“This was something we had decided to put in our chapter long before this last summer spell. We're being impacted by things that are taking place in what we might think are distant locations. But that just shows the connectedness of climate change across the landscape,” said Wilson. 

Increased temperatures, coupled with the periodic dry spells, are projected to increase the risk of wildfires in the Midwest which would risk bringing that wildfire smoke and worsened air quality closer to home.

Inequitable effects of climate change

Climate change doesn’t affect all people equally, according to the report. Low-income communities and communities of color tend to be at higher risk of the impacts of climate change due to things like systemic discrimination and underinvestment in those communities.

“Climate [change] is a threat multiplier. It exacerbates current conditions, whether it be economic, socioeconomic, political,” said Wilson. “All of these things can be made a little bit more difficult to resolve.”

The effects of those warmer, fluctuating wet and dry conditions predicted in Ohio, tend to be amplified in low-income communities and communities of color that tend to lack things like effective infrastructure and greenspace to prevent things like flooding and warmer temperatures.

Urban areas such as Dayton, Cincinnati, Cleveland and Columbus have the potential to become heat islands, a term used to describe communities that experience hotter temperatures than surrounding neighborhoods.

According to the report, communities like these could become as much as 12 degrees hotter during a heatwave than nearby, wealthier communities because of those inequities.

One of the things that we've learned is that the [greatest] impact to humans is nighttime low temperatures above 80 degrees,” said Noel. “That's very impactful, especially if you don't have air conditioning.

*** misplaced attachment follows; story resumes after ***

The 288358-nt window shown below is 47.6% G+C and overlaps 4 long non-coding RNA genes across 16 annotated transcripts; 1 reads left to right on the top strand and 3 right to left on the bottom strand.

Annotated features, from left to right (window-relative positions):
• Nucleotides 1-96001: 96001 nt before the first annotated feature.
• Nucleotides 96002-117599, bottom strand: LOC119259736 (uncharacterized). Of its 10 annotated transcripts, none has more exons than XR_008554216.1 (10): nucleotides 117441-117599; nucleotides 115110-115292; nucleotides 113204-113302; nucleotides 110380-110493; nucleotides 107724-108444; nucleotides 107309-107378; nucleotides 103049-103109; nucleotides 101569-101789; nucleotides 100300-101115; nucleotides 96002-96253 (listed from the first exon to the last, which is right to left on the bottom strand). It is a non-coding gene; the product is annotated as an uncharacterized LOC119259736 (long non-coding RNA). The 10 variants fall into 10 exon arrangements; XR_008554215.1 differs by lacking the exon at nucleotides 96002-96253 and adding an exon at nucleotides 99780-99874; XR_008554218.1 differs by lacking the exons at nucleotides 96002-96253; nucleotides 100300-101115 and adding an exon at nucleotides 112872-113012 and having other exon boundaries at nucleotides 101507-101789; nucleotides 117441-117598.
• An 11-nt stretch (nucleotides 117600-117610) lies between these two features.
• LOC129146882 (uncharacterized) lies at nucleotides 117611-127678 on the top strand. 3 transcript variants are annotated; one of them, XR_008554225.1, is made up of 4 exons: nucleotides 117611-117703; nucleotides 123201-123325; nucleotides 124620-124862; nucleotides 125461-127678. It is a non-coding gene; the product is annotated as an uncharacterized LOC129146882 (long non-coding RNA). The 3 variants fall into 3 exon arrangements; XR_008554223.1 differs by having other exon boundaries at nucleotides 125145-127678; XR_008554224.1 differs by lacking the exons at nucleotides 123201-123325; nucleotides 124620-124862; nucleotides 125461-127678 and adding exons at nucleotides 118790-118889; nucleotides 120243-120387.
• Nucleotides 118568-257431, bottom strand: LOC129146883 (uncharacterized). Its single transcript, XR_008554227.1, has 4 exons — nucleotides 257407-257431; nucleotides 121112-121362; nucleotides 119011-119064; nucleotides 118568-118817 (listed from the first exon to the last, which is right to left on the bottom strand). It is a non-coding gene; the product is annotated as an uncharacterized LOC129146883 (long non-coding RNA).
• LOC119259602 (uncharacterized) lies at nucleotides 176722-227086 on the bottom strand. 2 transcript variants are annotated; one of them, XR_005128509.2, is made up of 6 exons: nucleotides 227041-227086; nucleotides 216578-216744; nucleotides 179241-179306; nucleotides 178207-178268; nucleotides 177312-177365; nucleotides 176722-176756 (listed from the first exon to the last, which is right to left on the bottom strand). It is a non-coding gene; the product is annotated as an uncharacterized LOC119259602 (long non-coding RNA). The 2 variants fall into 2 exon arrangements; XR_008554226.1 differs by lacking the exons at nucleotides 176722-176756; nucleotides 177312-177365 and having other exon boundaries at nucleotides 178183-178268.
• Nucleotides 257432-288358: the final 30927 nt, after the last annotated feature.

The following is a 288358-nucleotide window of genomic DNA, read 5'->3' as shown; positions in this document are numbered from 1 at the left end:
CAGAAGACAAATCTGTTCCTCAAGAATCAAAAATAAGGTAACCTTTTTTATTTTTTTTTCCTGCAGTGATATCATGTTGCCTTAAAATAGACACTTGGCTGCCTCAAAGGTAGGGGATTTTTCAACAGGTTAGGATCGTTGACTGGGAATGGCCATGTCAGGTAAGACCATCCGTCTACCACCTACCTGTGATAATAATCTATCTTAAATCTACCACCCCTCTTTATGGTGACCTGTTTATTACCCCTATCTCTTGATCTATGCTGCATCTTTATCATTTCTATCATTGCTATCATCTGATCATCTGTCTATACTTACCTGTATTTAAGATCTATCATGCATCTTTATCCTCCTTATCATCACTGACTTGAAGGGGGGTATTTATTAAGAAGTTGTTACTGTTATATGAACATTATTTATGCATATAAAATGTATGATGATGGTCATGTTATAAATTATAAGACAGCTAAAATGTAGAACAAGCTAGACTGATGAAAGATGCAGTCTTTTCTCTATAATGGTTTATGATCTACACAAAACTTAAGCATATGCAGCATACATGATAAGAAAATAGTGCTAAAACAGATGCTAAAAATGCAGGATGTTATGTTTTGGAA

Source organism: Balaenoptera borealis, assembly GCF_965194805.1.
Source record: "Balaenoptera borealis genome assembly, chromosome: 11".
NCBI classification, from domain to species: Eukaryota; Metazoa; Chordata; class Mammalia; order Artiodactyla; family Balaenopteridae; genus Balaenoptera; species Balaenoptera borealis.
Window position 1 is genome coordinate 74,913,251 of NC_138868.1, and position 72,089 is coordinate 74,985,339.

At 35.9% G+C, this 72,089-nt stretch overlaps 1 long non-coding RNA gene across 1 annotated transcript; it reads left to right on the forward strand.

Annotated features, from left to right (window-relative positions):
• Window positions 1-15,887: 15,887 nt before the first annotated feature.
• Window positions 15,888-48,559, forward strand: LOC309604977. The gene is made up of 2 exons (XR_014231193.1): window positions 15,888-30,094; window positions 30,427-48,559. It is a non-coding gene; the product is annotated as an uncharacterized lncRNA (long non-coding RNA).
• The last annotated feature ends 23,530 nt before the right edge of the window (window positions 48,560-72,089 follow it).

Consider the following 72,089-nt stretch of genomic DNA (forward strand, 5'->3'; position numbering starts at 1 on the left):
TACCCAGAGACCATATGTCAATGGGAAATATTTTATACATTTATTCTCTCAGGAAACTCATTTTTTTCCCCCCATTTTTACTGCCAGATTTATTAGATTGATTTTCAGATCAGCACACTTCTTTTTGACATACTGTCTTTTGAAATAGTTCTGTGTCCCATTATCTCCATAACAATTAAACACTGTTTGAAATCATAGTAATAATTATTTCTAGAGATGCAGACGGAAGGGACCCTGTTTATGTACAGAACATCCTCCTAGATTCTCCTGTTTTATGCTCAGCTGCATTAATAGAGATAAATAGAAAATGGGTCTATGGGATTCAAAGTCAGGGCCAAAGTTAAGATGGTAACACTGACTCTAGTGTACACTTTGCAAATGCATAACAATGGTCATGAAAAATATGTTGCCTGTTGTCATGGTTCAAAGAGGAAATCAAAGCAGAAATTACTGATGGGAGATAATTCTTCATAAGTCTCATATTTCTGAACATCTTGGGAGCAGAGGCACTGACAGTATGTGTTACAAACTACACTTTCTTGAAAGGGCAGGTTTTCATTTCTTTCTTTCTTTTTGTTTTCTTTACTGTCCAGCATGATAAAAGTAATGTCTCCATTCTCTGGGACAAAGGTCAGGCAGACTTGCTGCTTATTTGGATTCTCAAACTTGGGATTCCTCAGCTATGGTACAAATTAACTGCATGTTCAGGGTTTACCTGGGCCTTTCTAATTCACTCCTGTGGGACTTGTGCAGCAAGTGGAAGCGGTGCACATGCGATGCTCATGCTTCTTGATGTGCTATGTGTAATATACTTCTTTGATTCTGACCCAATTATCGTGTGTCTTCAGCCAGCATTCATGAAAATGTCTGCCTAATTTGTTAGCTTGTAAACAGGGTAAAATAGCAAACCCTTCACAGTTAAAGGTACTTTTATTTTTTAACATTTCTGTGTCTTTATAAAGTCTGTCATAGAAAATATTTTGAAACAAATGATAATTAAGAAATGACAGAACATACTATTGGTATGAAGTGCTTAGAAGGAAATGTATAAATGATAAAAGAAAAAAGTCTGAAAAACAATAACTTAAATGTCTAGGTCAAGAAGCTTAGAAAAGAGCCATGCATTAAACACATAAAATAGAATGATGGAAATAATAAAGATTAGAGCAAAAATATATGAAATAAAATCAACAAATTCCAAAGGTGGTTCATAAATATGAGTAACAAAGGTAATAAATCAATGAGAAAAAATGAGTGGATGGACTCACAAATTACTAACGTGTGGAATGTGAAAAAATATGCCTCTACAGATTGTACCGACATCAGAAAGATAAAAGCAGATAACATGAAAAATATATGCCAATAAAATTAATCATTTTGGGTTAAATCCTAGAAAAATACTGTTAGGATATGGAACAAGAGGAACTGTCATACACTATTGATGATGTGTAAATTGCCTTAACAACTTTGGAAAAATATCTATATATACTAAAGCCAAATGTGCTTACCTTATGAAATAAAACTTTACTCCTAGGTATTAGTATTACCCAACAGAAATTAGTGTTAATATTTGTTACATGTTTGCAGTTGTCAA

Disrupted ecosystems and worsened water quality

Climate change is playing a role in the harm of ecosystems and a loss of biodiversity.

Warmer temperatures alone cause species to relocate or disappear altogether, according to the report, and along the Great Lakes, warmer waters and changes in ice cover can lead to more frequent invasive species that can decrease water quality and create more toxins.

An increase in heavy rain means more stormwater runoff that can pickup fertilizers, trash and other pollutants that can end up in the Ohio River, Lake Erie and other bodies of water.

It's that runoff that contributes to harmful algal blooms in Lake Erie as well. This summer, blooms were found in Caesar’s Creek and the C.J. Brown Reservoir in the southwest part of the state.

“Extreme runoff events put a wide range of things into our water system that then, with a combination of sunshine and warm temperatures, allow those kinds of things to grow,” said Noel.

Algal blooms pose a risk to waterways and could potentially affect the quality of the water coming from aquifers. It may not be safe to swim in those water bodies and can make the consumption of freshwater dangerous if contamination levels become too high.

More rain and flooding could also lead to more standing water, Noel said. When coupled with the milder winters the region might see an increase in ticks and mosquitos, along with a spike in illnesses like Lyme disease and mosquito-borne illnesses such as West Nile Virus and yellow fever.

Where to go from here

The report opens by emphasizing the importance of actions taken today to help mitigate and adapt to the effects of climate change.

It highlighted a success story in Ashtabula where a wetland restoration helped to bring back habitat that was displaced by industrial development on the lakefront, while reviving recreational and tourist opportunities to the area.

The state’s H2Ohio initiative is leading efforts across the state to restore and maintain safe and healthy waterways across the state.

Though there are other success stories across the country highlighted in the report, Wilson said no one project is enough to fix the problem.

“There's no one silver bullet that can really build resilience, whether it's in water, agriculture or health,” said “There's not a single engagement [with this report] that I think will suffice.

Zaria Johnson is a reporter/producer at Ideastream Public Media covering the environment.
Adriana Martinez-Smiley (she/they) is the Environment and Indigenous Affairs Reporter for WYSO.